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Slive Worked With Emmert On Proposal

Yesterday we wrote the following regarding Mike Slive’s opening speech regarding an NCAA agenda change:

“As expected, Slive has clearly been in contact with (NCAA president Mark) Emmert on this front.  As was the case a couple of months ago when the SEC sent the NCAA a proposal to change some recruiting rules, the SEC is once again the group that’s sending up a test balloon for all of the other leagues to discuss.  This shows a continued connection between Slive and Emmert, the SEC and the NCAA.”

Turns out, that was exactly the case.  Matt Hayes of The Sporting News wrote this as a wrap of the speech:

“Understand this about the NCAA and its utterly useless ability to create and make change in college sports: It’s not the NCAA’s fault.

The NCAA is powerless when it comes to making change, powerless to lead and cultivate an argument from a proposition to law — unless member institutions are in aggreement.  The job of president (see: Emmert) is voted upon by member institutions, and the president of the NCA, in many ways, is simply beholden to university presidents.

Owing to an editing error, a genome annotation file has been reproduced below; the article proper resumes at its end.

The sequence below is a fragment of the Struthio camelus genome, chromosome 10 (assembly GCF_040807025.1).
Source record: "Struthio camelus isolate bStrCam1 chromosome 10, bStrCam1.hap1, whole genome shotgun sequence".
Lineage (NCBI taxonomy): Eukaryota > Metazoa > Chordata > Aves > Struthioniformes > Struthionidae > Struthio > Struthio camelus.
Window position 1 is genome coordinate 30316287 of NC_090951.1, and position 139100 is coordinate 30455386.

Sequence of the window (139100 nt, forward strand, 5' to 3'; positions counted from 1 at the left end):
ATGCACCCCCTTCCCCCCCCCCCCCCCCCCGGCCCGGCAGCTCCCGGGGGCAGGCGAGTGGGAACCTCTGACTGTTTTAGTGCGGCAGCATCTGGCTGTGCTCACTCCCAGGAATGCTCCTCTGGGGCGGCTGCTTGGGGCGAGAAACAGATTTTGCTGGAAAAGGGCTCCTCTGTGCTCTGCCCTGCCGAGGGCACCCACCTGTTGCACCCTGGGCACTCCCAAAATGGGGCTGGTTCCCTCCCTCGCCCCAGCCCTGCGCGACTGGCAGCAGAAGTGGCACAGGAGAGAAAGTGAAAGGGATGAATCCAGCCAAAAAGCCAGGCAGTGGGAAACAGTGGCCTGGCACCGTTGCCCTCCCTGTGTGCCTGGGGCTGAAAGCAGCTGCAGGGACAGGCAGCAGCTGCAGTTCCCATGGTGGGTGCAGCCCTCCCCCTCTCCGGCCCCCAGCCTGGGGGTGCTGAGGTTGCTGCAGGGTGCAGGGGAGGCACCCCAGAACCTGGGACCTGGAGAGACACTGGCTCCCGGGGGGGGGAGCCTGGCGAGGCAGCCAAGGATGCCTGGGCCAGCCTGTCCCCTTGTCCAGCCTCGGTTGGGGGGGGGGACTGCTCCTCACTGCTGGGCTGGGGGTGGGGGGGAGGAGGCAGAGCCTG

That’s what makes Slive’s proclamation so stunning.  No one listens to the NCAA president.

Everyone listens to the commissioner of the most powerful conference in college sports.

‘Mark Emmert will not be surprised by what I’ve said,’ Slive said.

That’s because Emmert and Slive and associate SEC commissioner Greg Sankey worked on this proposal for weeks, fine-tuning talking points that will eventually become the syllabus for the ‘retreat’ Emmert announced last month — whether university presidents and conference commissioners will gather to discuss serious change.”

What this shows is that Slive has Emmert’s ear.  Not a surprise since Emmert was once the chancellor at LSU.  But the positive here is that it’s good for the commissioner of your favorite league to be the go-to guy for head of the NCAA.

The more Slive and Emmert work together, the quicker the SEC will shake off its outlaw reputation.  (Well, that and schools have to actually stop cheating.)


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